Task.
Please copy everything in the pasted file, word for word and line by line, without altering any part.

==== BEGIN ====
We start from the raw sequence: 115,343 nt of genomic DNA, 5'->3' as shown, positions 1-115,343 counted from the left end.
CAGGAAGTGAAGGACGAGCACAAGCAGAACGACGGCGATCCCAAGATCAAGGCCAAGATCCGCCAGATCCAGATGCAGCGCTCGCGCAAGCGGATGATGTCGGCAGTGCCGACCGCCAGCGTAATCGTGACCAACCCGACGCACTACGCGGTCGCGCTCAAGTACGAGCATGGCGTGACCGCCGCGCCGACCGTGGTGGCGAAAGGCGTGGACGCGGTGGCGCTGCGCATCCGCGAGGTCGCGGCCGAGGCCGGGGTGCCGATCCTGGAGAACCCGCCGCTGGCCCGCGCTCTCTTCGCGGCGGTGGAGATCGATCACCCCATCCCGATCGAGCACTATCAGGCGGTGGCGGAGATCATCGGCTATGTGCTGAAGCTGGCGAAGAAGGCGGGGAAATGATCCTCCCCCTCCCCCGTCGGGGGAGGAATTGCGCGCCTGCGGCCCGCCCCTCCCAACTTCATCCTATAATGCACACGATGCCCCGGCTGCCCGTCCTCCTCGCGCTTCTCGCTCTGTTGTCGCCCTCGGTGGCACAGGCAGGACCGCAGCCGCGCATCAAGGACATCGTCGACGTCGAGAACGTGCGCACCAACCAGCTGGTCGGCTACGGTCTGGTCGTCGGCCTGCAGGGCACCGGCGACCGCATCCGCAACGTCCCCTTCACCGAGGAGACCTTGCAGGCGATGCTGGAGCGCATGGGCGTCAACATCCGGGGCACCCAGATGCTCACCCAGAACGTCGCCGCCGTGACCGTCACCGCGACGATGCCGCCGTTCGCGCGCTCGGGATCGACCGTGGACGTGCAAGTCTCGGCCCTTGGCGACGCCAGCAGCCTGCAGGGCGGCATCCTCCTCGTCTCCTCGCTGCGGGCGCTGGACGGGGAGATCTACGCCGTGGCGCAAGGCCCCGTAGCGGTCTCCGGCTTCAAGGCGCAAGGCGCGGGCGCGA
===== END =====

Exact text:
We start from the raw sequence: 115,343 nt of genomic DNA, 5'->3' as shown, positions 1-115,343 counted from the left end.
CAGGAAGTGAAGGACGAGCACAAGCAGAACGACGGCGATCCCAAGATCAAGGCCAAGATCCGCCAGATCCAGATGCAGCGCTCGCGCAAGCGGATGATGTCGGCAGTGCCGACCGCCAGCGTAATCGTGACCAACCCGACGCACTACGCGGTCGCGCTCAAGTACGAGCATGGCGTGACCGCCGCGCCGACCGTGGTGGCGAAAGGCGTGGACGCGGTGGCGCTGCGCATCCGCGAGGTCGCGGCCGAGGCCGGGGTGCCGATCCTGGAGAACCCGCCGCTGGCCCGCGCTCTCTTCGCGGCGGTGGAGATCGATCACCCCATCCCGATCGAGCACTATCAGGCGGTGGCGGAGATCATCGGCTATGTGCTGAAGCTGGCGAAGAAGGCGGGGAAATGATCCTCCCCCTCCCCCGTCGGGGGAGGAATTGCGCGCCTGCGGCCCGCCCCTCCCAACTTCATCCTATAATGCACACGATGCCCCGGCTGCCCGTCCTCCTCGCGCTTCTCGCTCTGTTGTCGCCCTCGGTGGCACAGGCAGGACCGCAGCCGCGCATCAAGGACATCGTCGACGTCGAGAACGTGCGCACCAACCAGCTGGTCGGCTACGGTCTGGTCGTCGGCCTGCAGGGCACCGGCGACCGCATCCGCAACGTCCCCTTCACCGAGGAGACCTTGCAGGCGATGCTGGAGCGCATGGGCGTCAACATCCGGGGCACCCAGATGCTCACCCAGAACGTCGCCGCCGTGACCGTCACCGCGACGATGCCGCCGTTCGCGCGCTCGGGATCGACCGTGGACGTGCAAGTCTCGGCCCTTGGCGACGCCAGCAGCCTGCAGGGCGGCATCCTCCTCGTCTCCTCGCTGCGGGCGCTGGACGGGGAGATCTACGCCGTGGCGCAAGGCCCCGTAGCGGTCTCCGGCTTCAAGGCGCAAGGCGCGGGCGCGA